21– 27 March 2001

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More sweet words

The Governor of the Central Bank has been quoted several times now, as talking about a country living beyond its means.

The all-important question here is what we understand by living beyond one's means.

Rather than putting the blame on entrepreneurial spirit, isn't it rather a lack of self-discipline and a lack of regulatory culture?
The arrival of HSBC on the banking scene has served to introduce a measure of regulation in terms of business viability.

But the same cannot be said for small investors or small-fry, who have been lured into the competitive market of low interest loans.

The reality is that many companies are living beyond their means. They suffer from improper accounting systems and are unwilling to distinguish between company funds and personal funds.

There are still too many companies that are run like family fiefdoms.

And the end result is that many do not see the red, even though it is staring them in the face. The Governor of the Central Bank spoke in shades of grey, but now is the time to speak in black and white.

For example, we all know that liquidity is a problem.

This has been exacerbated by the fact that the banks are being serious in their approach.

Which also means that some companies have started to feel the crunch or, shall we say, the pinch.

There is also the issue of accounting systems.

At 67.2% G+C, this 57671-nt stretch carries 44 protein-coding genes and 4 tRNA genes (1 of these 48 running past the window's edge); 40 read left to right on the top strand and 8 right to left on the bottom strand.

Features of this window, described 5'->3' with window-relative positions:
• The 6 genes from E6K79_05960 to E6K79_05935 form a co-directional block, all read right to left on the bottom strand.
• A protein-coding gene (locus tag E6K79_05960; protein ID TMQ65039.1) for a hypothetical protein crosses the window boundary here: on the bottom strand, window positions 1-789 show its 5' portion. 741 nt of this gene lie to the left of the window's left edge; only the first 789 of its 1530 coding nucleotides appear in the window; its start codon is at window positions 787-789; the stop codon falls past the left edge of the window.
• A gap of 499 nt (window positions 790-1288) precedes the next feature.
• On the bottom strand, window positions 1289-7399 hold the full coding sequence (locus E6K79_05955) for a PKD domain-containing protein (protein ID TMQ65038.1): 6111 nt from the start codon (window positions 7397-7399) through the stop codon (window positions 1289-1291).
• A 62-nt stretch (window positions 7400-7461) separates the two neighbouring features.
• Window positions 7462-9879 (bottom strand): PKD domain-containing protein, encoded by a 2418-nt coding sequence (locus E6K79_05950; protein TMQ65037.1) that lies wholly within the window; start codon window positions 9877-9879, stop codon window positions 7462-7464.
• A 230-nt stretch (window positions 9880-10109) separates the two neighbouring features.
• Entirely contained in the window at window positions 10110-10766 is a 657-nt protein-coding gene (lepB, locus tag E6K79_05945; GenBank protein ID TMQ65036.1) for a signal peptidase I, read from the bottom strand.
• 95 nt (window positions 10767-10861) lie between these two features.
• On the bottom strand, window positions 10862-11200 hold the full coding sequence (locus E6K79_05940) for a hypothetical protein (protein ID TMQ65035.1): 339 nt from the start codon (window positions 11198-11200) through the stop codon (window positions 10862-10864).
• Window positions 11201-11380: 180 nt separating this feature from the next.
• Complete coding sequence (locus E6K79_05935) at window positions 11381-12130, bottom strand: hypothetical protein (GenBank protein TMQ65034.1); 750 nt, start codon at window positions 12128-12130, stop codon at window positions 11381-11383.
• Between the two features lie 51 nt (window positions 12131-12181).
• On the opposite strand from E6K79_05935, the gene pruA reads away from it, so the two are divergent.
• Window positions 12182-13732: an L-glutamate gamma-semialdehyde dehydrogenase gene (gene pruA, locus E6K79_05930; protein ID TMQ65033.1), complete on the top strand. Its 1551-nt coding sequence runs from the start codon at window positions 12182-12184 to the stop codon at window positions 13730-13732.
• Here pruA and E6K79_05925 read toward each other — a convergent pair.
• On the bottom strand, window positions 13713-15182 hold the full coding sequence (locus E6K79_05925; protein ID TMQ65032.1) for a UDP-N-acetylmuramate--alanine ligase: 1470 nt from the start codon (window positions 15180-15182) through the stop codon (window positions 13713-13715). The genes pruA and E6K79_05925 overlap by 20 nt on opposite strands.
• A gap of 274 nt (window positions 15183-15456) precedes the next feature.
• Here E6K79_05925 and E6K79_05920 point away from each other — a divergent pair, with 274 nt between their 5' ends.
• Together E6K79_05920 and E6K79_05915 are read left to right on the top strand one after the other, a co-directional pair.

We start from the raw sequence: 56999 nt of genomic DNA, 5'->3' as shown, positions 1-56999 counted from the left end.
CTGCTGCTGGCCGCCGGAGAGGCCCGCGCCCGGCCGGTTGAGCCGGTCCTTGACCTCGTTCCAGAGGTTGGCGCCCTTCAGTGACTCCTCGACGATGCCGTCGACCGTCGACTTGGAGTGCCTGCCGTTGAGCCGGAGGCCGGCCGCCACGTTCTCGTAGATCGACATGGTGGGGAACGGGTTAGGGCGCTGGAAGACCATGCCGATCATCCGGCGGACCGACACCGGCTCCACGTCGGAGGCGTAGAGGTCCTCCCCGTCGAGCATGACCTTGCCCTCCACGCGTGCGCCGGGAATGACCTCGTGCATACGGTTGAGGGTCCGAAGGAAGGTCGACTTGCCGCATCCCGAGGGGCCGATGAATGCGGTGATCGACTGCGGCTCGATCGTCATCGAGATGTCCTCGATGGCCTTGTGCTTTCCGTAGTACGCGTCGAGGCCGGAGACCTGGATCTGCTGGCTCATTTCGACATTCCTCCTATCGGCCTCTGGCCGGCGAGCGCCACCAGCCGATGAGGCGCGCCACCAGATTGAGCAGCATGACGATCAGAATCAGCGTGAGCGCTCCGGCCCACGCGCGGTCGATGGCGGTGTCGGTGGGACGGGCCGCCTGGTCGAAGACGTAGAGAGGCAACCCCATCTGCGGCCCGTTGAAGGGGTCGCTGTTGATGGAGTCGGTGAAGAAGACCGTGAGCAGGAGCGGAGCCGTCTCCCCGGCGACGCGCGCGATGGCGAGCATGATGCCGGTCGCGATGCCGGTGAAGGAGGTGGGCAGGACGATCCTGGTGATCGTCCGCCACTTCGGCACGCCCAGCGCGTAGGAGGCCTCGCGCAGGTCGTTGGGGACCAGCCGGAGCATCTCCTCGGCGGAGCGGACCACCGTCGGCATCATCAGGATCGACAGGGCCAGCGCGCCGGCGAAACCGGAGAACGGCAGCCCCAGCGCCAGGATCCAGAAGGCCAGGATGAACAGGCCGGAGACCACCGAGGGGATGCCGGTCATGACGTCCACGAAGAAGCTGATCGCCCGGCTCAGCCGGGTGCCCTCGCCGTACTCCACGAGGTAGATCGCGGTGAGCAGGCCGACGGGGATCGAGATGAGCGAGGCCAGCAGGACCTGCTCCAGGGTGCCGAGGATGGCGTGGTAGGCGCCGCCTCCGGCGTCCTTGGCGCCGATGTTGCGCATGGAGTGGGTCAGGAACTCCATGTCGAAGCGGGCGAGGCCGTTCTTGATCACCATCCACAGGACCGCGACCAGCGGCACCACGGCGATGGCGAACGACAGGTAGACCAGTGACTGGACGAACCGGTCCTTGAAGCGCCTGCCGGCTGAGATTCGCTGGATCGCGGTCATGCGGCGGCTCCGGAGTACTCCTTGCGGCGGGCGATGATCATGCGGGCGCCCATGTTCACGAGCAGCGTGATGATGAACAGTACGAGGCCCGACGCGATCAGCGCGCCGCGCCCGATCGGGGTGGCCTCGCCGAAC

It is impossible that companies continue to segment company money to sustain unbridled lifestyles that does not tally with turnover or profits.

The general scenario in Malta is that everyone has a business and everyone is a success story.

Market forces cannot allow this to happen.

And it would do no harm for the Governor to pronounce himself more often.

On CIS and benchmarking

Yesterday, the Finance minister made a pronouncement, on the stairs of the future stock exchange.

He talked about the 1948 fringe benefits and Collective Investment Schemes.

On CISs, the Minister said that the tax for the time being on interest would be 10% and not 15%, until adjustment that is.

He also that a collective scheme that has all its shares invested in Maltese shares would be exempt from any taxation.

He explained that in theory, the tax on profits from foreign bonds and shares was 35% now it was being revamped and registered as 15%.

It is a well-known fact that the declaration of profits from foreign investments is not taken into account.

He emphasised that the global trend was for all countries to declare which other nationalities were availing themselves of investment opportunities.

He warned that in future, the Maltese government would be in a position to discover what investments the Maltese had in other countries.

In other words, the minister's words were simple: if we have to move on, we have to be ready for change.

And to erase any concern that the government might be resting on its laurels, he announced that the benchmarking exercise had been started and as soon as this was accomplished the TCU would spring into action.

The Business Times, Network House, Vjal ir-Rihan San Gwann SGN 07
Tel: (356) 382741-3, 382745-6 | Fax: (356) 385075 | e-mail: editorial@networkpublications.com.mt